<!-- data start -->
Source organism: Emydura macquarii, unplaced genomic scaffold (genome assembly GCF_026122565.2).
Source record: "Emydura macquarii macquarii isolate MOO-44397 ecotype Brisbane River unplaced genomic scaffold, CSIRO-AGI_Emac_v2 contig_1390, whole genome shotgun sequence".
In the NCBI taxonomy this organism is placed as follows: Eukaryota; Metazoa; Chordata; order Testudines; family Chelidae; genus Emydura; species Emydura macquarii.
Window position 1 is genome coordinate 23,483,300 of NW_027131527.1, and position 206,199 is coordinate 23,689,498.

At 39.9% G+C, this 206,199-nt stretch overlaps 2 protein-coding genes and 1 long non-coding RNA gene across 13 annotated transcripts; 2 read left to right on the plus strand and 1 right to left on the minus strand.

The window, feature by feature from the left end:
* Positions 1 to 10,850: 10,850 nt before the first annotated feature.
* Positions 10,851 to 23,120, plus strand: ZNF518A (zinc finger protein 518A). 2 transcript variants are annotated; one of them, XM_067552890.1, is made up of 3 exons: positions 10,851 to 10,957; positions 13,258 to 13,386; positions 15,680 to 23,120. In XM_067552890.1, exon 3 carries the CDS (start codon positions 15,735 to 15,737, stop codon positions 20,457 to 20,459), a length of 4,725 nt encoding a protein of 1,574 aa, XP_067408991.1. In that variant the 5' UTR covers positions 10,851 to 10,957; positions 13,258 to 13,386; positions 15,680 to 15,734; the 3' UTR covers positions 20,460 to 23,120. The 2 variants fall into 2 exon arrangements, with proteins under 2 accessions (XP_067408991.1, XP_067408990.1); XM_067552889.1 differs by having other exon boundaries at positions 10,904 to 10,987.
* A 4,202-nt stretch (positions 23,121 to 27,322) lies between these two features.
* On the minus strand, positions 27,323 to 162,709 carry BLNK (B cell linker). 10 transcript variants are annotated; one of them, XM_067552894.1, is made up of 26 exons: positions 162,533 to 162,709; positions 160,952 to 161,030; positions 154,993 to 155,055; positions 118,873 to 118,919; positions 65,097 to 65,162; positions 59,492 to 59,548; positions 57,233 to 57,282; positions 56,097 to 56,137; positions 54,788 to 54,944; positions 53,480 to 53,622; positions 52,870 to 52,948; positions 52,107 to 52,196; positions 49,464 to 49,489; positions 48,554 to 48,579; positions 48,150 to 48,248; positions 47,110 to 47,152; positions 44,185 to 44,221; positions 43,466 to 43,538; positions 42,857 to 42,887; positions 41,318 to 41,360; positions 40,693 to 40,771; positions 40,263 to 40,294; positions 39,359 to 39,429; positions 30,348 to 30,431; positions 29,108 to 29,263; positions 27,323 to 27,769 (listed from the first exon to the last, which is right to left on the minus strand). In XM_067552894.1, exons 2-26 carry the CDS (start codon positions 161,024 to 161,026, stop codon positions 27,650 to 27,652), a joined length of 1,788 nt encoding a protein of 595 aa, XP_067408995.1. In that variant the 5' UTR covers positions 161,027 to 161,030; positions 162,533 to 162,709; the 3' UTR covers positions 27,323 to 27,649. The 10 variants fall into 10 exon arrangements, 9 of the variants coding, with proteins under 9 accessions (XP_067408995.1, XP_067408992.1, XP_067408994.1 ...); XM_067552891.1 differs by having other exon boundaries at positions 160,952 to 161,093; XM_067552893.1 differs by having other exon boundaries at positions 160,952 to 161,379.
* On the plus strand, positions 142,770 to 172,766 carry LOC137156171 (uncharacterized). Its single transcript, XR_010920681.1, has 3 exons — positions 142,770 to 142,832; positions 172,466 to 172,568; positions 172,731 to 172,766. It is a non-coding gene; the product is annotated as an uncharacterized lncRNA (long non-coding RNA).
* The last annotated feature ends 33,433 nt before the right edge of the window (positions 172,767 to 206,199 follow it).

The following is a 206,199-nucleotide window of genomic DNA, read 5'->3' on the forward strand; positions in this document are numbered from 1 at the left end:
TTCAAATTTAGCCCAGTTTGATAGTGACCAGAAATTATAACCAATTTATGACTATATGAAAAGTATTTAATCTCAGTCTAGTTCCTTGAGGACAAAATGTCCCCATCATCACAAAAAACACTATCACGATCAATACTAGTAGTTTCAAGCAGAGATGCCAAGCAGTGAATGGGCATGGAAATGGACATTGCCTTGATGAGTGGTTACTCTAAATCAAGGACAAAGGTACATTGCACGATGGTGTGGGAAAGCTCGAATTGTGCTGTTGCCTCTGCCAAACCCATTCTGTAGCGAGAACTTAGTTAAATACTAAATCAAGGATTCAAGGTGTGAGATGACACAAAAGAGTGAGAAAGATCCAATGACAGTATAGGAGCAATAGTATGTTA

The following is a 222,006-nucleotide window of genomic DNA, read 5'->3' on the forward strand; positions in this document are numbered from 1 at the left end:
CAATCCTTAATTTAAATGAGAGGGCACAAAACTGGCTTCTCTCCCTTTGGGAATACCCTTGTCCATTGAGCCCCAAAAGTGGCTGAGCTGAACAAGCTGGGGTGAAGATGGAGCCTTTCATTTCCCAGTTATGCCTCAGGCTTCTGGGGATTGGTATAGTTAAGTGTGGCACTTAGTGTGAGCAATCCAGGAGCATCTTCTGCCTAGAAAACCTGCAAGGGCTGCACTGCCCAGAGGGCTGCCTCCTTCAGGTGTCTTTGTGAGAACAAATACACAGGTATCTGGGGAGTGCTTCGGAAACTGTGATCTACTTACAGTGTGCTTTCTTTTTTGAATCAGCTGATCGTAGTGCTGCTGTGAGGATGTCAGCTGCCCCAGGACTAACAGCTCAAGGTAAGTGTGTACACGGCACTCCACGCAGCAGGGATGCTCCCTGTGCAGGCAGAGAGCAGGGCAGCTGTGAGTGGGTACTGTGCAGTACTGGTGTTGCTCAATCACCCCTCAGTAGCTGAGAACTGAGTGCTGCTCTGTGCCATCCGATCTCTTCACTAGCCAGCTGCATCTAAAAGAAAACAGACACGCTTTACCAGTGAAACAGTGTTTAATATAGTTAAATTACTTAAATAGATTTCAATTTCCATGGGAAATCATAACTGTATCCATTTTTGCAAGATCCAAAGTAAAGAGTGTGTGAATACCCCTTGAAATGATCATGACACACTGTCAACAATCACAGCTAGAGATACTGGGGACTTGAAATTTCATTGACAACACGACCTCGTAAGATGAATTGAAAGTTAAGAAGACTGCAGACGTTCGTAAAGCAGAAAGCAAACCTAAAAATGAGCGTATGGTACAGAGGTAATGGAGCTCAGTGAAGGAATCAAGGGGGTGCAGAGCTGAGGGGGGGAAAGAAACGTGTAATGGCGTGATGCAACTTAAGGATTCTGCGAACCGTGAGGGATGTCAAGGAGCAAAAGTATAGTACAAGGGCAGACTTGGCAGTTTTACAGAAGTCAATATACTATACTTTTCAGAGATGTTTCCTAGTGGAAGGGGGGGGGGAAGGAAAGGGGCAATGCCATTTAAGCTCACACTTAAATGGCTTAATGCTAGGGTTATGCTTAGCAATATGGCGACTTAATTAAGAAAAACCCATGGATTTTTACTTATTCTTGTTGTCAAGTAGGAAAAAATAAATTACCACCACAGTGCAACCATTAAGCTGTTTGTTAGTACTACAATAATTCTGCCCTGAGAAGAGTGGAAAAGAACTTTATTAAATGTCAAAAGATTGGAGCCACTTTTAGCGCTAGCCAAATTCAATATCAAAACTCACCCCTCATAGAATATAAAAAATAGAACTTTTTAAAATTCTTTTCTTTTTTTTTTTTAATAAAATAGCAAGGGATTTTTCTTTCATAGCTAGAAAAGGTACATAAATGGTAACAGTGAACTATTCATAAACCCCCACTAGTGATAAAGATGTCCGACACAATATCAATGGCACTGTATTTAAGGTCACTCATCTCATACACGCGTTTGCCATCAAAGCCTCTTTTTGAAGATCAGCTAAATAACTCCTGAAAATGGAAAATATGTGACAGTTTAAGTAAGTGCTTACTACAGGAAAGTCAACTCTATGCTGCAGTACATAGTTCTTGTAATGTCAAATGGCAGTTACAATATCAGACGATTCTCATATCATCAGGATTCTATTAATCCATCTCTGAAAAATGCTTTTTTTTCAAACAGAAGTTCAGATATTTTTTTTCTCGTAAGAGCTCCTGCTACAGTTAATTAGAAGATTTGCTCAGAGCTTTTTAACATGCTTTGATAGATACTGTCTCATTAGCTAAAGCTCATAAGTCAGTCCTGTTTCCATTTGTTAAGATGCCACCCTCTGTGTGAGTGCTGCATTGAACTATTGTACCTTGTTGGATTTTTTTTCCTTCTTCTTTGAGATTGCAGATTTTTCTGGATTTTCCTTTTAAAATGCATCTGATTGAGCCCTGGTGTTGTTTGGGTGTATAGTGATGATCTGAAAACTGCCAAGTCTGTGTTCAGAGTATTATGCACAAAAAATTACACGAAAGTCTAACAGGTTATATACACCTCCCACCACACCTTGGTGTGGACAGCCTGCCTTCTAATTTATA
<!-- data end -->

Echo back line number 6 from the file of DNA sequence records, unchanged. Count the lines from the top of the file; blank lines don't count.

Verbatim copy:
The window, feature by feature from the left end: